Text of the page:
Eusebius, while maintaining that the Quartrodeciman issue was the only major issue necessitating the church conferences, or councils, of these times, does also acknowledge “certain heresies” that the aged Bishop Polycarp was concerned with in his final trip to Rome during the bishopric of Anicetus (154165 AD). Two ministers apparently left the fellowship of the Roman district at this time. One of them, Blastus, a man from Asia minor, has been described as a “quartrodeciman”, or a Montanist. The other, also from Asia minor, one Florinus, has been called a Monarchian. 3

It is possible that Blastus was connected with the same circle in which Justin Martyr moved. We know that Justin was a trinitarian and not a Monarchian as we believe the Roman bishops to have been in this period of time. 4

The early trinitarian writers, who were proponents of the Logos doctrine did not attempt to name Monarchians as “heretics”. No doubt this is because the trinitarian factions were a minority, many of them ostensibly under the fellowship umbrella of the ancient, apostolic Church at this time.

Justin Martyr (c.140 AD) in his First Apology (i,63) refers to those “who affirm that the Son is the Father”, and, while he claims them as fellow Christians and does not call them heretics, he condemns them for their Monarchian stand. He repeats this condemnation of Monarchians without naming them as heretics in his Dialogue w h Trypho (128) in c. 150 AD: The power which came from beside the Father of the universe to appear to Abraham and to Moses is called (the Logos) inasmuch as it brings to men the utterance of the Father; but this power can be neither separated nor cut off from the Father any more than the light of the sun upon earth can be cut off or separated from the sun which is in heaven; when that sun sets, the light disappears. Similarly, the Father can, so they say, project his power when he wills, and when he wills draw it back into himself; and their teaching is that it is in this way that he made the angels. 5

-Dialogue with Trypho (128.2,3)

Jean Danielou analyzes this by saying: “The opinion attacked is clear enough-that the Logos does not subsist as a separate entity, but is simply a manifestation of the Father”. 6 Various suggestions have been made as to whom these people were, some believing that they are the forerunners of Sabellius and the Modalists. Clearly, they are the Alogi or Monarchians.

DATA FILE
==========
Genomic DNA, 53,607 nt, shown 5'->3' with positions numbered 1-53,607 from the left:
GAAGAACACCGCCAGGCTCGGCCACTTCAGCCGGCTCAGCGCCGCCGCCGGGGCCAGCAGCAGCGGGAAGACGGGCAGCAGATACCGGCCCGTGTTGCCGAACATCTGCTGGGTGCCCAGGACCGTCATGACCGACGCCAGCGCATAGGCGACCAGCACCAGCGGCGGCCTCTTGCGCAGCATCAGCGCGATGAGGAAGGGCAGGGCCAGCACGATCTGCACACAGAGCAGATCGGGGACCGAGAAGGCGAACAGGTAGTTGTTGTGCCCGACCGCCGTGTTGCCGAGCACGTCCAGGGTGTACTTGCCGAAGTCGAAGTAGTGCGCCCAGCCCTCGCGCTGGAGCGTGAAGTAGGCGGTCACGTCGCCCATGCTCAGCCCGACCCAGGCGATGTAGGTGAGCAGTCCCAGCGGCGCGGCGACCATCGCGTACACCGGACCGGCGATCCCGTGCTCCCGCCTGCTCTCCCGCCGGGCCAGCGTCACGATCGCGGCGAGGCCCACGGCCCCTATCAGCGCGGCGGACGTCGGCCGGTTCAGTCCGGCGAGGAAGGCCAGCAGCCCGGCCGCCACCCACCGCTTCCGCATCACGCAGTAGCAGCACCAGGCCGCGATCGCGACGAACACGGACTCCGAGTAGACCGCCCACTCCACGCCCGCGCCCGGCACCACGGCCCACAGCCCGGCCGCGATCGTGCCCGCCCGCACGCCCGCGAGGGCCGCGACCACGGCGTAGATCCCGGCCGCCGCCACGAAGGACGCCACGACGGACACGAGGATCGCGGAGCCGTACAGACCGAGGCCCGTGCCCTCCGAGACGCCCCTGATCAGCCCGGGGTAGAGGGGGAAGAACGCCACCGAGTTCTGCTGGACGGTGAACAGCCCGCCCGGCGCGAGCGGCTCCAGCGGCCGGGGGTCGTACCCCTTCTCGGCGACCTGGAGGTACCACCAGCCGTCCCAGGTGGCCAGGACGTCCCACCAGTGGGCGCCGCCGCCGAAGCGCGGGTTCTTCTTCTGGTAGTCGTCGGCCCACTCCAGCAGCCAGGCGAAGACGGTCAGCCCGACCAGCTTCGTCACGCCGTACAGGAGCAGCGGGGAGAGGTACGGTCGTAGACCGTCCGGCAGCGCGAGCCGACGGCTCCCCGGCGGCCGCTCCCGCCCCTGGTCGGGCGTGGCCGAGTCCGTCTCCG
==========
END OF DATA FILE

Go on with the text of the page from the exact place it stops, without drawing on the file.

The Paschal question, or the proper date for celebrating Easter, also arose in the second century. Eusebius reported that the whole controversy over when to celebrate Paschal began when Hermas of Rome (c. 50-120 AD) had a revelation that the annual date of Easter (Paschal) should be changed from the Jewish 14th of Nisan to the next Sunday after.

The half-brother of Hermas, Pius, later bishop of Rome (140154 AD), instituted the Sunday celebration in the Roman district, apparently causing a furor in Asia minor and elsewhere. 7 According to Eusebius, this was the main reason for the trip to Rome by the aged Polycarp in 154 AD. And some thirty-five years later, Bishop Victor of Rome was to request regional conferences throughout the empire to deal with the question of when to celebrate Easter.

The Paschal question, or Quartrodeciman (fourteenth) issue, as it was called, became a controversy in Laodicea c.166 AD where Bishop Apollinarius of Hierapolis advocated holding the services on a Sunday, where certain other brethern, possibly Jewish, insisted on the fourteenth of the month Nisan, as they maintained that the Lord ate the lamb on the fourteenth and that He suffered on the great day of the unleavened bread (the fifteenth day of Nisan). They appealed to the Gospel of Matthew. 8 These brethern who opposed Bishop Apollinarius may have been Jewish Christians known as Ebionites, assemblies that were still primarily Jewish and not Gentile.

This dichotomy of Jewish and Gentile brethern over a date of religious celebration may well have included other issues, such as the important differences on understanding the divine Godhead. If the Greek Christians embraced the Logos doctrine, certainly the Jewish Christians would have continued to defend the Monarchy of God, His absolute Oneness.

In about 190 AD, Irenaeus described a list of 31 subversive Christian sects. Like Justin earlier, he made only veiled references to the Alogi, not daring to openly term them heretics.

Hegisippus (c.130-191 AD), a church historian who was a Jewish Christian, wrote c. 174-189 AD, and said that the great Corinthian district had fallen into the hands of heretics during the time of Bishop Primus (c.170-180 AD). We also know that the confrontation between ministers espousing the Logos doctrine and the Monarchian Noetus took place in the district of Smyrna c.180 AD. Now, we assume that Hegesipptus may have been Monarchian for two reasons: (1) he was most likely a Jewish Christian, and (2) he was in fellowship with the Roman bishops.

We also assume, using the time period of this upheaval in these districts, knowing for certain that the specific issue was the oneness Trinitarian controversy over the teaching on the divine Godhead in at least Smyrna and later Rome, and, furthermore knowing that the earlier bishops in the Roman district held to the Monarchian view and that the “replacement doctrine” was the Logos doctrine, we therefore are not too speculative in thinking, that the controversies in all of these major imperial cities were oneness-trinitarian. And so we may consider that Corinth, also, in c.175 AD became a Trinitarian district, although it was earlier Monarchian.